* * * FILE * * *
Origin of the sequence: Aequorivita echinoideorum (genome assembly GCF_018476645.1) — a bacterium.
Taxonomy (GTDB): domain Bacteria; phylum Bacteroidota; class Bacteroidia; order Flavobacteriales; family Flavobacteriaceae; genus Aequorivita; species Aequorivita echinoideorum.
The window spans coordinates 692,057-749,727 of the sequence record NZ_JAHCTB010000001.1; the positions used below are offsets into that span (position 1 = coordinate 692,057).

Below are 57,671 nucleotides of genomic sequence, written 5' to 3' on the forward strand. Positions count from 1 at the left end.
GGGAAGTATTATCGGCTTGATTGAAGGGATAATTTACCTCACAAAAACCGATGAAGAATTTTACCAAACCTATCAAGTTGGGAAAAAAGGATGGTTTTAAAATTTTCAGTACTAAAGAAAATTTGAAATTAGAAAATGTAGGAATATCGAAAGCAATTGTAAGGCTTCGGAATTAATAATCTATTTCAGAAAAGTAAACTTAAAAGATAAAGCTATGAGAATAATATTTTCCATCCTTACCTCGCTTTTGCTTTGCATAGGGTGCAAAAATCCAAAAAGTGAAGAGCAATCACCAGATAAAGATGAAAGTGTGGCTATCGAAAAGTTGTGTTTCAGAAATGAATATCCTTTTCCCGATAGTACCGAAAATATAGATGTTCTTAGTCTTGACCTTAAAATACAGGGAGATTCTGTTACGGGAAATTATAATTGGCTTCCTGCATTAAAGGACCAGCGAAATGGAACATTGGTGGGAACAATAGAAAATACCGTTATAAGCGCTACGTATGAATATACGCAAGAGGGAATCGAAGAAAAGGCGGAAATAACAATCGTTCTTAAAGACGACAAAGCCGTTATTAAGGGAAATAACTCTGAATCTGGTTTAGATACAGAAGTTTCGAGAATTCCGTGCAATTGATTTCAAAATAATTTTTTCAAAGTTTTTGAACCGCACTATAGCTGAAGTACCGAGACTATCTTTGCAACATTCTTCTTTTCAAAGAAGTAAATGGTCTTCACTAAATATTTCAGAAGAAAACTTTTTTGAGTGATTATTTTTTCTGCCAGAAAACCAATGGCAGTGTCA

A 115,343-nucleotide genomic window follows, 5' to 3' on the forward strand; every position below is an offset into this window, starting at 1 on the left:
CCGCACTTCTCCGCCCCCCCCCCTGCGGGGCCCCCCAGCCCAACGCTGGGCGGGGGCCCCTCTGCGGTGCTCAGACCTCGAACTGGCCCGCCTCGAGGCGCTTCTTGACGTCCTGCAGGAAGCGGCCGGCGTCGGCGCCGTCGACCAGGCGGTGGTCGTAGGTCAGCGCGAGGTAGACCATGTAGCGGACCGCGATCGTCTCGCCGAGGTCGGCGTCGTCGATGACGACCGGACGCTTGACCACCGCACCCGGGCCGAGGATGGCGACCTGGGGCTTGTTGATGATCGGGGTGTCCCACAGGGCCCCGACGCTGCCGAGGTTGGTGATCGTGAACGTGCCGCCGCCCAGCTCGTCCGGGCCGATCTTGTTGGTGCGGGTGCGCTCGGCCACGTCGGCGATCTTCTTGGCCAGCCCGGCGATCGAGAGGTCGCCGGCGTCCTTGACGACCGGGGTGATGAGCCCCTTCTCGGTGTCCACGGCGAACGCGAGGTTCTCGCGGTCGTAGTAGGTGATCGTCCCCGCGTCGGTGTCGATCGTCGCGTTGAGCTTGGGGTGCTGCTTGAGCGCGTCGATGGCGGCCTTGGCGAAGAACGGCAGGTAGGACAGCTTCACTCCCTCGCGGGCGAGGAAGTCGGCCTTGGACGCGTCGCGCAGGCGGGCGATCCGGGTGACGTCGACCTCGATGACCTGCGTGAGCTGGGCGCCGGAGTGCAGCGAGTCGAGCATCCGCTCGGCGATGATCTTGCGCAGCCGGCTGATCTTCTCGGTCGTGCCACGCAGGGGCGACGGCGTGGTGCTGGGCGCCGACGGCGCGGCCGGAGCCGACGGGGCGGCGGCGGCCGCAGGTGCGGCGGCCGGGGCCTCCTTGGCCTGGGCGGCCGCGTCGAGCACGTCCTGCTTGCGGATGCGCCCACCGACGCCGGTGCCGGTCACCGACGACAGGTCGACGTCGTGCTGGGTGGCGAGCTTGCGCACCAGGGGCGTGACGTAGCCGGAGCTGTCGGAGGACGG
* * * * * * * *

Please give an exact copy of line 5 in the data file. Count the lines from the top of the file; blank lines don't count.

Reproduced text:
GGGAAGTATTATCGGCTTGATTGAAGGGATAATTTACCTCACAAAAACCGATGAAGAATTTTACCAAACCTATCAAGTTGGGAAAAAAGGATGGTTTTAAAATTTTCAGTACTAAAGAAAATTTGAAATTAGAAAATGTAGGAATATCGAAAGCAATTGTAAGGCTTCGGAATTAATAATCTATTTCAGAAAAGTAAACTTAAAAGATAAAGCTATGAGAATAATATTTTCCATCCTTACCTCGCTTTTGCTTTGCATAGGGTGCAAAAATCCAAAAAGTGAAGAGCAATCACCAGATAAAGATGAAAGTGTGGCTATCGAAAAGTTGTGTTTCAGAAATGAATATCCTTTTCCCGATAGTACCGAAAATATAGATGTTCTTAGTCTTGACCTTAAAATACAGGGAGATTCTGTTACGGGAAATTATAATTGGCTTCCTGCATTAAAGGACCAGCGAAATGGAACATTGGTGGGAACAATAGAAAATACCGTTATAAGCGCTACGTATGAATATACGCAAGAGGGAATCGAAGAAAAGGCGGAAATAACAATCGTTCTTAAAGACGACAAAGCCGTTATTAAGGGAAATAACTCTGAATCTGGTTTAGATACAGAAGTTTCGAGAATTCCGTGCAATTGATTTCAAAATAATTTTTTCAAAGTTTTTGAACCGCACTATAGCTGAAGTACCGAGACTATCTTTGCAACATTCTTCTTTTCAAAGAAGTAAATGGTCTTCACTAAATATTTCAGAAGAAAACTTTTTTGAGTGATTATTTTTTCTGCCAGAAAACCAATGGCAGTGTCA